Those purple anemones in that field that bloom for a day, Solomon’s royal robes of purple can’t compare to their beauty.
Adapted from Zondervan Illustrated Bible Backgrounds Commentary: Volume 1 (Zondervan, 2002), p. 429
So, this is what worry is really doing for you: it’s distorts the preciousness of your life in the hands of your Creator God.
Worry questions the power of God.
“But if God so clothes the grass, which is alive in the field today, and tomorrow is thrown into the oven, how much more will he clothe you, O you of little faith!”
In other words, if God is powerful enough to create this world and the ravens with instinct and the flowers with beauty, and even the grass that will be dried and used to fuel the clay ovens in the Lord’s day generation, if God can do all of that, but He can’t take care of you, then He isn’t all powerful and He isn’t able, evidently, to keep His promise.
Consider this, think about this: if God is powerful enough to create the world, He is powerful enough to manage the world.
If He created Fox River, He’s capable of getting you over it, when He’s ready for you to cross it.
Look, here’s the point: if God is powerful enough to create your life, don’t you think He is able to direct your life?
It’s as if Jesus is saying, “Look at the world around you; look at creation, it’s delivering a message loud and clear, even through that squawking raven: God’s creative glory is everywhere.
Maybe we’re too much in hurry, too worried about stuff that we’ve stopped looking around.
I was in the truck with one of my grandchildren the other evening at sunset and I heard a gasp from the back seat, “Papa, look at the sky over there.” I hadn’t even noticed. I wasn’t looking at the sky, in fact, I was wondering why the guy in front of me was driving so slowly. I had started praying for him—unspoken prayers of course.
And what a beautiful sunset I was missing in my worry to get somewhere. Worry distorts the preciousness of human life.
Worry questions the power of God. Now the Lord gives one final danger:
Worry adopts the perspective of unbelievers.
“And do not seek what you are to eat and what you are to drink, nor be worried. For all the nations of the world seek after these things, and your Father knows that you need them.”
Your translation may read, “Gentiles (pagans) seek after these things.” In other words, this is what the pagans are chasing after. All they care about is their body.
Now this might sound like Jesus is saying it’s wrong to plan meals and go grocery shopping, to seek what you need to eat and drink.
The verb here to “seek” has to do with instinctive, internal passion. This is a word that refers to determined focus; this is what their hearts are set on.
This passage on the birds reminds me of an illustration of this kind of instinctive passion and focus.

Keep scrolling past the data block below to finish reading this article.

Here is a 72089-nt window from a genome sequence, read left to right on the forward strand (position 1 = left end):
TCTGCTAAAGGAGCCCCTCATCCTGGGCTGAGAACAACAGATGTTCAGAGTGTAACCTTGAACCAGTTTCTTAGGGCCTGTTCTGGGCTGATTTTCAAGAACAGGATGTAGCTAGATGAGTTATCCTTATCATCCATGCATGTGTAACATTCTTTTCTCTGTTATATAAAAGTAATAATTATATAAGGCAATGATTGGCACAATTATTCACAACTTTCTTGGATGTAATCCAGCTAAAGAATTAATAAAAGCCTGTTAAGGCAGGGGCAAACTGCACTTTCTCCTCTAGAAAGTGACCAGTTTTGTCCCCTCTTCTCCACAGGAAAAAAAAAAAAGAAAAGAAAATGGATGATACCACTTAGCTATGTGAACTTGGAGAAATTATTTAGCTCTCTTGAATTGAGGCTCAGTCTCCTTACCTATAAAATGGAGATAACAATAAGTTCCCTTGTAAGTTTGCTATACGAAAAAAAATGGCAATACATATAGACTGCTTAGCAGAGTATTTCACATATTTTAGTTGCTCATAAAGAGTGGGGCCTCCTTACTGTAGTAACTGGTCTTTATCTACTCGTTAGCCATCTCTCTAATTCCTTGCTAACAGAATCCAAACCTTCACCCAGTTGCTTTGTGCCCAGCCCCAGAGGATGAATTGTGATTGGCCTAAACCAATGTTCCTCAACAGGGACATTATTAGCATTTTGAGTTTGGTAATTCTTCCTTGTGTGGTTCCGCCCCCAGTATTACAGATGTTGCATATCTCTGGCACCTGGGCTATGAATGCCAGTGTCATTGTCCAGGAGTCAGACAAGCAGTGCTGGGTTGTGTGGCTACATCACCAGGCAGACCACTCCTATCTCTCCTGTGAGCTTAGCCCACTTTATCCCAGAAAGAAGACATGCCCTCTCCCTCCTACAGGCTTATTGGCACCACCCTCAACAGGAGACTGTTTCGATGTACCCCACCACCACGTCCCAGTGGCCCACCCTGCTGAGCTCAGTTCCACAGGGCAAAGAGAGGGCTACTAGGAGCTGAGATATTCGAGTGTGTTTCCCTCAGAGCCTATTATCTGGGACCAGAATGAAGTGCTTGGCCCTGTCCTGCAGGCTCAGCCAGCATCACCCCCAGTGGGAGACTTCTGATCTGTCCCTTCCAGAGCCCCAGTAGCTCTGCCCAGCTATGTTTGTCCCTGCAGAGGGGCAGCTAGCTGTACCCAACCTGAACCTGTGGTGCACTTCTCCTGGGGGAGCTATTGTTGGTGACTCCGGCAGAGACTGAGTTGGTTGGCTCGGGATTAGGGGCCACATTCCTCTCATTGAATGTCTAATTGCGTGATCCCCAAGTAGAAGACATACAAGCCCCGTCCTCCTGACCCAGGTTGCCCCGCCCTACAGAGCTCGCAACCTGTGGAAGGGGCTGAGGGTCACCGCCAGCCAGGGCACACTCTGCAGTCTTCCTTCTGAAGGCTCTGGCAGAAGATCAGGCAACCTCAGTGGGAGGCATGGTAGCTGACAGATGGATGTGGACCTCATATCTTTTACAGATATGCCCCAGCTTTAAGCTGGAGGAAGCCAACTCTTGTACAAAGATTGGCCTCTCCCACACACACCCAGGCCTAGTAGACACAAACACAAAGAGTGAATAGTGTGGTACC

The other day, Marsha had just finished putting out some fresh bird seed; I was standing there at the window watching all the different birds arriving to eat, and then out of the corner of my eye I saw movement on the ground.
I looked and saw a large white cat carefully moving near the bushes toward the bird feeder. It was a well-fed cat, had a collar, I’d never seen it before, and I watched it glide a little and then pause, then carefully put another paw out and take another step: every fiber in its body was tensed and ready, it was never for a moment distracted, it had one thing on its mind: murder, slaughter; so I went out and tried to witness to it but the cat wasn’t interested.
This word here means that kind of focus: to set your mind on—your heart on—something and nothing is going to distract you.
See, here's the convicting question; are we chasing the same things our unbelieving world is chasing after, today?
Adapted from Bruce B. Barton, Life Application Bible: Luke (Tyndale House, 1997), p. 324
Here’s the contrast in verse 31:
Instead, seek his kingdom, and these things will be added to you.
Let every fiber of your being—your focus in life, your heart—be set on the things of God, and God will take care of the things you need on earth.
In other words, when God matters most, worry takes a back seat.
This is what it means to think correctly, the antidote to worry is thinking correctly. Now the Lord gets personal and tender with His disciples.
Notice verse 32a:
“Fear not, little flock . . .”
Luke is the only place in the New Testament where the term “little flock” is used for believers.
Ibid, p. 325
And I must tell you, I’m glad He didn’t wrap this lesson up by saying, “Fear not, courageous leaders” or “Fear not, great men of faith,” no, He already had to tell them to stop worrying, back in verse 22.
No, the Lord calls them defenseless animals who will need a shepherd—a Divine Shepherd—if they ever hope to make it across Fox River and the challenges of life.
He even references here that their numbers are small; you’re just a little flock and compared to the population of the world of unbelievers, we’ll always be in the minority; beloved, we are still to this day a little flock.
Verse 32 again: